Hey Netflix, we see you over there! Yeah, you. Trying your darnedest to jump on that horror bandwagon, peer in to the abyss, produce that oh-so-perfect horror film, and reap the ghoulish accolades of horror fans everywhere. Just so you know, it’s not working. While 2019’s Eli is awfully close to being a solid film you still have a lot of work to do to make in the fast-paced world of horror.
Eli (or as we come to learn later in the film — LIE, or alternatively, 317) is fairly complete gateway horror film that follows a tween (played by Charlie Shotwell) in to the dark depths of the medical profession as his family desperately works to reverse a “boy in the plastic bubble” ailment. According to Eli himself, he wasn’t born this way, but his physical constitution morphed to the point where he has difficulty breathing non-purified air and when exposed to the elements his skin burns with a crispy intensity. Flummoxed by their son’s malady, Eli’s parents connect up with Dr. Isabella Horn (well-played by Lilly Taylor), a peculiar medial professional, with a Victorian facility in the middle of nowhere. Think the house in the Haunting plopped on the set of the Texas Chainsaw Massacre.
Eli’s parents, desperate to try anything jump hook-line-and-sinker for Dr. Horn’s unorthodox experiments in her very unorthodox compound. With the experiments come side effects. Eli immediately begins hallucinating, sees ghost-like apparitions, and encounters a kind but mischievous girl on the edge of the facility. The young girl, Haley (Sadie Sink from Stranger Things), informs Eli that the house is likely haunted, she’s no really welcome there, and she recommends he get the heck out of dodge. She’s also an incredibly underwhelming and underused character.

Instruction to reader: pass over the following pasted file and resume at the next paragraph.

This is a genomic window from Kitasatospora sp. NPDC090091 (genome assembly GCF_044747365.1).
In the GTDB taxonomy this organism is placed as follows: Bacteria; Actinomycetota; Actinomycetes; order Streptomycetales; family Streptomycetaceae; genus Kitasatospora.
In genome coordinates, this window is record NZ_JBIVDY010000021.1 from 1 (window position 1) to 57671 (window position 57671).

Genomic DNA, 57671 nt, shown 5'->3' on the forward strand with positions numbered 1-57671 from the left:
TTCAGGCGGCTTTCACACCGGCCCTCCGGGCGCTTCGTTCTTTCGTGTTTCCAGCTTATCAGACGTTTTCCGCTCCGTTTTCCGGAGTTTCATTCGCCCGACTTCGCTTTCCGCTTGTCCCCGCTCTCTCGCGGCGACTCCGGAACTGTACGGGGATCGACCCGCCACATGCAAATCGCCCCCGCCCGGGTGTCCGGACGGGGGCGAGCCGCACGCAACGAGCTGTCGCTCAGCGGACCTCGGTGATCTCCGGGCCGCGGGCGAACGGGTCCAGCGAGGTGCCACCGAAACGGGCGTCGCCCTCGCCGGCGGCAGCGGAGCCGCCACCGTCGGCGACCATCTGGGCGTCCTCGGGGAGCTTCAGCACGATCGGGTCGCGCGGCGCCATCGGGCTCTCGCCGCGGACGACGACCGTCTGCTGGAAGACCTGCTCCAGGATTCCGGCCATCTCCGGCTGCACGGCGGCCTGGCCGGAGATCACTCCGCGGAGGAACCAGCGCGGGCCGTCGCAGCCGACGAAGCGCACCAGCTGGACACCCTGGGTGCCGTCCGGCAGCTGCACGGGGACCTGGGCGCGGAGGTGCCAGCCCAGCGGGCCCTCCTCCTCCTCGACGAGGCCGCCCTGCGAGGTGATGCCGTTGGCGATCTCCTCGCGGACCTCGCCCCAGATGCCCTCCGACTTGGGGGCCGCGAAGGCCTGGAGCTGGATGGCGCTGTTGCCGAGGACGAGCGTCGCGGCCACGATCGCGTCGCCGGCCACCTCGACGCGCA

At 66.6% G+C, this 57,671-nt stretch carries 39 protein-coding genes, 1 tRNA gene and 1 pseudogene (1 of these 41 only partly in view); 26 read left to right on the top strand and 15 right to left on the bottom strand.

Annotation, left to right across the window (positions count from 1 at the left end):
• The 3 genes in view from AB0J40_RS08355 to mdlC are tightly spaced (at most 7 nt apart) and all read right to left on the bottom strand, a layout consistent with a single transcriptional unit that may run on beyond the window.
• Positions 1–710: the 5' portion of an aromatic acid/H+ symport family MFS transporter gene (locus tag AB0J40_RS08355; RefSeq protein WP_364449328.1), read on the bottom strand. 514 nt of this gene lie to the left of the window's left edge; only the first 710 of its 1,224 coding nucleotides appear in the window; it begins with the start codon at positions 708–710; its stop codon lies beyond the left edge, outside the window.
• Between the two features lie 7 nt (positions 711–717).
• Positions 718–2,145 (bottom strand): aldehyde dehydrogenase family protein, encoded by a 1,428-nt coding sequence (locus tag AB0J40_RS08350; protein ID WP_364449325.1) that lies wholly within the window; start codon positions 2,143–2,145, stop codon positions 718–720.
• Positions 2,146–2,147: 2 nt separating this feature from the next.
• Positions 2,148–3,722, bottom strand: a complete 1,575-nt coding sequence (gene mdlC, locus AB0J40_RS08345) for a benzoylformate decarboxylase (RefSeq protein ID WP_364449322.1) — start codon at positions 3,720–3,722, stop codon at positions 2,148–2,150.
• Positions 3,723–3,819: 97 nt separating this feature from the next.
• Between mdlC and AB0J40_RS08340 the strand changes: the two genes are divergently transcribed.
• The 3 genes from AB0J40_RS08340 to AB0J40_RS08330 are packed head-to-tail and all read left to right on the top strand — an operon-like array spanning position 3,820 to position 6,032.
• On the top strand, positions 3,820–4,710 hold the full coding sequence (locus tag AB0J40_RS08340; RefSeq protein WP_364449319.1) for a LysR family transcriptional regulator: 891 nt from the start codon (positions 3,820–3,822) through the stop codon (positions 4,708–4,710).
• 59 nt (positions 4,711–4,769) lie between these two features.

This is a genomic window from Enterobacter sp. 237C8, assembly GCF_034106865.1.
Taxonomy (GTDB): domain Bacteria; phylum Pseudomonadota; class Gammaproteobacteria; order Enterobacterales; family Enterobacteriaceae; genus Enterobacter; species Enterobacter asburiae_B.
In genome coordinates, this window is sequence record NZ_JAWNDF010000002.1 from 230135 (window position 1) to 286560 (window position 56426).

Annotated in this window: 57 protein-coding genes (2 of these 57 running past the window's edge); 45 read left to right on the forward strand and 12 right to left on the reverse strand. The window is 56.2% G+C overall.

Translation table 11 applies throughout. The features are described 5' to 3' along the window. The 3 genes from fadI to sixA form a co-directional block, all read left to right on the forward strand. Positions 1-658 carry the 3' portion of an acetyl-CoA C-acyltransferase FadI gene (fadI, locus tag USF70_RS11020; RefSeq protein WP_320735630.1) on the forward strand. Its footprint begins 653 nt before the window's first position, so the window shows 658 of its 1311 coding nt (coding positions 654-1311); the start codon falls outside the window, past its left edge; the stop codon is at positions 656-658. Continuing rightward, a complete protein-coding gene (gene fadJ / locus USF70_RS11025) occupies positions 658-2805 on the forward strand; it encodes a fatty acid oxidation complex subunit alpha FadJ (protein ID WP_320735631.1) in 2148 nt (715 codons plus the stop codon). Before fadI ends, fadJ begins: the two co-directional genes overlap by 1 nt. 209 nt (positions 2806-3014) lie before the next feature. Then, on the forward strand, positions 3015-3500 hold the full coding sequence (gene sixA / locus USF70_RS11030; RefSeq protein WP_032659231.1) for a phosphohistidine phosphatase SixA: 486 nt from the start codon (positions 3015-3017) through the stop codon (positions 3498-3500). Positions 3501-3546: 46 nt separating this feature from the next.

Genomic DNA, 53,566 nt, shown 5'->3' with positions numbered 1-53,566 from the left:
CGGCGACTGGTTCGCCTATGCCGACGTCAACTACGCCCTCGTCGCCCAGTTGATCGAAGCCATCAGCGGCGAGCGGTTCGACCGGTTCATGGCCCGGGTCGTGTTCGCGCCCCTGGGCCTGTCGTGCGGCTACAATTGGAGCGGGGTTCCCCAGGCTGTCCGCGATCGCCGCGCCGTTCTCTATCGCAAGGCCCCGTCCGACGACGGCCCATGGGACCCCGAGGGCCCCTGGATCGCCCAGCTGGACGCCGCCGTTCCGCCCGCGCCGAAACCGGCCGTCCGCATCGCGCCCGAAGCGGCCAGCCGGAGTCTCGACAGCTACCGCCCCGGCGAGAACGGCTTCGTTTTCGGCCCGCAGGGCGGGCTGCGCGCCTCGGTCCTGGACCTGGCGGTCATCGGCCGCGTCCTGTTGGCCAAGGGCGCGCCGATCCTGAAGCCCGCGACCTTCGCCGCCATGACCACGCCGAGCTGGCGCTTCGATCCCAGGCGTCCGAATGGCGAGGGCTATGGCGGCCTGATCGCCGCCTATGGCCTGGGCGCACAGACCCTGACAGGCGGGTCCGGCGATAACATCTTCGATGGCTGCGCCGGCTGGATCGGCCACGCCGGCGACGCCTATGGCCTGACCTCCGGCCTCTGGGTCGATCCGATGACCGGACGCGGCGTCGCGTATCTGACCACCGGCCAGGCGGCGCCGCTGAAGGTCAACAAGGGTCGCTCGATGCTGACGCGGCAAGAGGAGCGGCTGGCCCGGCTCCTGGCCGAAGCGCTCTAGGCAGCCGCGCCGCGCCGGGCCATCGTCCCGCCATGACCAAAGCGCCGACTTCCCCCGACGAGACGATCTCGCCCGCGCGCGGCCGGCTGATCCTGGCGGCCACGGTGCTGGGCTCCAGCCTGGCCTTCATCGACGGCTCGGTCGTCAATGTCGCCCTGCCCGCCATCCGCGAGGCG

As the experiments continue to plod forward, so does the film. Containing a strange number of foggy mirror jump scares, non-scary jump scares, and some superbly bad acting by Mom, Dad, and well, Eli. WC Fields once wisely opined “never act with animals or children.” While his wisdom has been occasionally undone over the years, this adage, or at least part of it is still quite the truism. In the case of Eli, its weakness if not so much a function of the fact that he is a bad actor, it’s that he’s largely required to carry the whole film. Highs, lows, drama, scares, and empathy. That’s a lot to ask for a tween actor that’s been boxed in by a gaggle of so-so co-stars and a non-scary horror script.
[SPOILER WARNING… skip this paragraph if you don’t want to know about the big twist]
Eventually, Eli comes to the realization that the experiments are not experiments and that his disease is not a disease — at least not in the medical sense. Eli, it turns out, is a spawn of demons — maybe even Satan himself — and the “facility” that’s so desperate to treat him is a secret-nun-demon-exorcism-superstructure. The nuns won’t be deterred in their quest to stomp out the vile malevolence that Eli may become. The tween allegory regarding puberty and the growing pains of life is on full display in the last act as his parents do everything they can to save their precious Satan seed.
[END SPOILER WARNING]
Because, in the first two acts, the film opted to be so exceptionally coy with its references to an almighty battle between Satan and the church, the last act is crammed with silly, unbelievable, and poorly constructed exposition. Director Ciaran Foy (of Sinister 2 fame) packs the entire film up into a nice, neat, and tidy bow. All is well-explained and the ending is…well… an ending. With a little better writing, a little better acting, and little less Eli, Eli could have been a pretty fun outing. Instead, we’re left with a ham-fisted cult happening that’s inappropriately carried by a tween.
Eli is likely PG-13 and currently streaming on Netflix — possibly FOREVER!